Haus launches a new house price index - Capital Economics
US Housing

Haus launches a new house price index

US Housing Market Update
Written by Sam Hall
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As it is based on asking prices, the recently launched Common Haus Price Index (CHPI) could lead other house price indices by 1-2 months, which would make it a useful tool for forecasting short-term changes in house prices. While its track record is far from perfect, and it exhibits significantly more volatility, the recent levelling off in CHPI annual growth supports our view that house price growth will top out in the coming months.

  • As it is based on asking prices, the recently launched Common Haus Price Index (CHPI) could lead other house price indices by 1-2 months, which would make it a useful tool for forecasting short-term changes in house prices. While its track record is far from perfect, and it exhibits significantly more volatility, the recent levelling off in CHPI annual growth supports our view that house price growth will top out in the coming months.
  • The CHPI differs from the other house price indices we track in a couple of ways. First, to account for changes in the type of home on the market, it is constructed using a hedonic regression model. This approach assumes that houses are priced according to a combination of housing-specific characteristics, as well as factors reflecting the surrounding area. Haus uses this approach to estimate the average asking price for the most common American home on a weekly basis.
  • In contrast, Case-Shiller and FHFA use a ‘repeat sales’ methodology to construct their indices. But perhaps the more important difference is that the CHPI tracks asking prices instead of sales prices. As a result, Haus claims that the CHPI leads other house price indices by 1-2 months, which would make it a useful tool for predicting short-term changes in house prices.
  • However, the relationship between the CHPI and other house price indices is far from perfect. (See Chart 1.) The CHPI is also a lot more volatile, which probably reflects its use of asking prices. We have adjusted the vertical axes in Chart 1 accordingly. The effectiveness of the CHPI as a leading indicator for other house price indices therefore appears limited. Indeed, a surge in house price growth in late 2016 on the CHPI was not reflected in the Case-Shiller or FHFA indices. And, if anything, the CHPI appeared to lag the headline indices in 2013 and 2014.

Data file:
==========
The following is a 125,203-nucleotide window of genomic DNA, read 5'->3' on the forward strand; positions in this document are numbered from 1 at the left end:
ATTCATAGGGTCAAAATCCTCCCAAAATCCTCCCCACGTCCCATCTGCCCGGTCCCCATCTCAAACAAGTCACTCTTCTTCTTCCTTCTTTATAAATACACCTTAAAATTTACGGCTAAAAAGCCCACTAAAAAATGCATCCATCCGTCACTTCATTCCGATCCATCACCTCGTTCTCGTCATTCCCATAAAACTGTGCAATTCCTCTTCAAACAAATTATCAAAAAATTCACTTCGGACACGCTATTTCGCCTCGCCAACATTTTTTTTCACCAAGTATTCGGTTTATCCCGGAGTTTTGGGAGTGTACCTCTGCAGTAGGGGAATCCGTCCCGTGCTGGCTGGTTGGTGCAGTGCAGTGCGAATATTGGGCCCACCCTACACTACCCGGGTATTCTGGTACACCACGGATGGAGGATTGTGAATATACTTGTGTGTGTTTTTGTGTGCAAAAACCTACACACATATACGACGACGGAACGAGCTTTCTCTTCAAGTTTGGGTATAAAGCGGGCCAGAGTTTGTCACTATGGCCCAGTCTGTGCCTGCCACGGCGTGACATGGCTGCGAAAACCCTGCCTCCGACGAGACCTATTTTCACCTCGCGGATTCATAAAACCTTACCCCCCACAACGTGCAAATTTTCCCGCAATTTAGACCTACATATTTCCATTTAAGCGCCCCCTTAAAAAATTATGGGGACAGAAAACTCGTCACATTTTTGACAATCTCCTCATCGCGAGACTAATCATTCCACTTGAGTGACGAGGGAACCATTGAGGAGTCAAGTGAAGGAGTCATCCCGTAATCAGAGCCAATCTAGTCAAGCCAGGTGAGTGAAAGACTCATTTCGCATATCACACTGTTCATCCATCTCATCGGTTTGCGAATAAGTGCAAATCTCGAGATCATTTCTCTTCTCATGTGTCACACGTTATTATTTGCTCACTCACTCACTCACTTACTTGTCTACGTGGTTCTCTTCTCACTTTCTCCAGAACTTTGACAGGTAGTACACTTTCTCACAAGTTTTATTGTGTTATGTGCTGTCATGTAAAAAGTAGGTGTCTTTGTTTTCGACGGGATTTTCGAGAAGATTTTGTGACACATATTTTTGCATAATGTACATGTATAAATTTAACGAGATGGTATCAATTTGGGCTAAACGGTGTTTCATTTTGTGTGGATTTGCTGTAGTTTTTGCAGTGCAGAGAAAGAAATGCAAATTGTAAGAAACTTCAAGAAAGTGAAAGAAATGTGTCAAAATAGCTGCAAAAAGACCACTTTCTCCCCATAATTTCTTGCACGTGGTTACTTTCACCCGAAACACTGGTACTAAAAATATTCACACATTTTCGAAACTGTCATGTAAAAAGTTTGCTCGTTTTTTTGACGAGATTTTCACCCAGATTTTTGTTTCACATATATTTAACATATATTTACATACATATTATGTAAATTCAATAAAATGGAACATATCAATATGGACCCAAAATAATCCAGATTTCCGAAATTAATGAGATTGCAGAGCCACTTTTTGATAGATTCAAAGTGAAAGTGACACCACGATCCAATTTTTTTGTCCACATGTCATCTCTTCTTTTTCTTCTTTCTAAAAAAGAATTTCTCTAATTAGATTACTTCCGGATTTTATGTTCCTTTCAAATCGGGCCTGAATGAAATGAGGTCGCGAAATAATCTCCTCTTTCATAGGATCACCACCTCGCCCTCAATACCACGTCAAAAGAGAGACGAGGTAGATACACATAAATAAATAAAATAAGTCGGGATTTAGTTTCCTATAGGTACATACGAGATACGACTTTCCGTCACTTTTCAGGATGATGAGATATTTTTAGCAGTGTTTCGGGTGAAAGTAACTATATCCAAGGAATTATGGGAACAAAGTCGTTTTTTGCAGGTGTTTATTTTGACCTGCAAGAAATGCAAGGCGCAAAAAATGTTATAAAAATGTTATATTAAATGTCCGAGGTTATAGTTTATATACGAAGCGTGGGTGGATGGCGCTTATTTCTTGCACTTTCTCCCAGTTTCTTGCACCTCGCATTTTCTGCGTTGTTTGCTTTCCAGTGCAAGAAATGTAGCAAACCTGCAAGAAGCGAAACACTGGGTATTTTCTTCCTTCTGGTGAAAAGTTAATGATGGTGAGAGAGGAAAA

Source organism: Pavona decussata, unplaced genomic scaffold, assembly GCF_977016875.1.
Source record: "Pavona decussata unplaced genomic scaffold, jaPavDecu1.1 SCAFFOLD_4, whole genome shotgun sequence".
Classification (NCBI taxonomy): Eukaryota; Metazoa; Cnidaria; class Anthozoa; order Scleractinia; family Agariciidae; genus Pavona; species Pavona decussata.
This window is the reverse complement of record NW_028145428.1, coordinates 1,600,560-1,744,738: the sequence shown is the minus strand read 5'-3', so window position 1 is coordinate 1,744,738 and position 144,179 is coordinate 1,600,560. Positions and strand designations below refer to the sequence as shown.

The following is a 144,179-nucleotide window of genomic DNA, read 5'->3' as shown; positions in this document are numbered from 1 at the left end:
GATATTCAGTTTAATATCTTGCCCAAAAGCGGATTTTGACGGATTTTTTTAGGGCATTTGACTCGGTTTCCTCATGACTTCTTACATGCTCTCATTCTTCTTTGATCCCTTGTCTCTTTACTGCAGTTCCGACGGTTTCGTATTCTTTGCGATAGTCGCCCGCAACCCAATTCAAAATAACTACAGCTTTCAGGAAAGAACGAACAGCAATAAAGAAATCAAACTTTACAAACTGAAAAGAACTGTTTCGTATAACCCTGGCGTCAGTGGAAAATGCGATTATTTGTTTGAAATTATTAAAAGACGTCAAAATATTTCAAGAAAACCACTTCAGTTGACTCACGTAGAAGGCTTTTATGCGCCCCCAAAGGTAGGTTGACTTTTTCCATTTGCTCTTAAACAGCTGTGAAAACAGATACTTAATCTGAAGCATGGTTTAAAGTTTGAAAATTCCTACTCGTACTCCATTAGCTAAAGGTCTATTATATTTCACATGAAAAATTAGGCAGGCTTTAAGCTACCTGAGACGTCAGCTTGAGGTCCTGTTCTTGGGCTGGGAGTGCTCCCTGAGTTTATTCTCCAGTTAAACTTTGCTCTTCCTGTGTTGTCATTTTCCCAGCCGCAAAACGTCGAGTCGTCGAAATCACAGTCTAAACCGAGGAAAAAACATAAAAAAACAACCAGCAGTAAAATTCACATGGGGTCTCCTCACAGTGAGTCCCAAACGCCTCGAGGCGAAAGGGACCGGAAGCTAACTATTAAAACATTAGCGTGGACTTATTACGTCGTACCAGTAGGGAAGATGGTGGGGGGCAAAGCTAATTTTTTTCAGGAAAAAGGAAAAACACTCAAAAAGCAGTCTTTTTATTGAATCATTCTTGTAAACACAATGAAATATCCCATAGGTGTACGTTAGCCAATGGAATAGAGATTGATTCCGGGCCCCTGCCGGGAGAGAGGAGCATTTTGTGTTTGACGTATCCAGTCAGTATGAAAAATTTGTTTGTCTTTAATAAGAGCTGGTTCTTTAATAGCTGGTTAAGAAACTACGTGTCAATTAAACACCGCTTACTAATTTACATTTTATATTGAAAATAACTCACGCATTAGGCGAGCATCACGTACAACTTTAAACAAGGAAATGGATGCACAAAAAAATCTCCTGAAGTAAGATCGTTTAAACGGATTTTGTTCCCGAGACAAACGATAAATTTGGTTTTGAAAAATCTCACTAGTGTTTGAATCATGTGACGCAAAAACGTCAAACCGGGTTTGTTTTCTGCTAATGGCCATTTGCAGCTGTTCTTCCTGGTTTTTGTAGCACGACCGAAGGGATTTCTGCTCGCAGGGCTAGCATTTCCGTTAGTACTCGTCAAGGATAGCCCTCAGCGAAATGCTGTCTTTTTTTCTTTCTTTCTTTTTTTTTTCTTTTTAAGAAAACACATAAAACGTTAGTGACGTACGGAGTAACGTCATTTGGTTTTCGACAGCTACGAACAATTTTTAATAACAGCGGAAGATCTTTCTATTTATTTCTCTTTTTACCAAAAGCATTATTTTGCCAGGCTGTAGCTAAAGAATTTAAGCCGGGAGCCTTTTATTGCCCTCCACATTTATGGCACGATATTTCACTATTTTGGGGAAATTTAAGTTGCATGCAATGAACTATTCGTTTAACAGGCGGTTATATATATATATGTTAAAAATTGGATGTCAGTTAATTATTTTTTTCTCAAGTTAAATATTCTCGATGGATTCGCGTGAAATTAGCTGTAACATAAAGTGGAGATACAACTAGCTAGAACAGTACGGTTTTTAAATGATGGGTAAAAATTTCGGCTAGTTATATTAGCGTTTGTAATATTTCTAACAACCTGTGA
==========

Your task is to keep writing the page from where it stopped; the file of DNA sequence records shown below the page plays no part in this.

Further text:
• That said, it did lead the recent boom in prices, and it may still be helpful in predicting movements in monthly indices given that it is released on a weekly basis. The recent levelling off in CHPI annual growth therefore provides some support to our view that house price growth will top out in the coming months.
  • Haus also constructs an inventory indicator, but the historical data for this metric only go back to 2017, which makes it difficult to gauge whether it will prove a useful leading indicator for the total number of homes for sale. Indeed, the two series have been diverging since mid-2020. (See Chart 2.) That said, the recent decline in the Haus inventory indicator is consistent with our view that the number of homes for sale will remain close to record lows. In turn, that provides support to our call that home sales will fall back to their pre-COVID trend over the next few months.

Chart 1: House Prices (% y/y)

Chart 2: Haus Inventory & Homes for Sale (% y/y)

Sources: Haus, Case-Shiller, FHFA

Sources: Haus, NAR, Census Bureau, Capital Economics


Sam Hall, Assistant Property Economist, sam.hall@capitaleconomics.com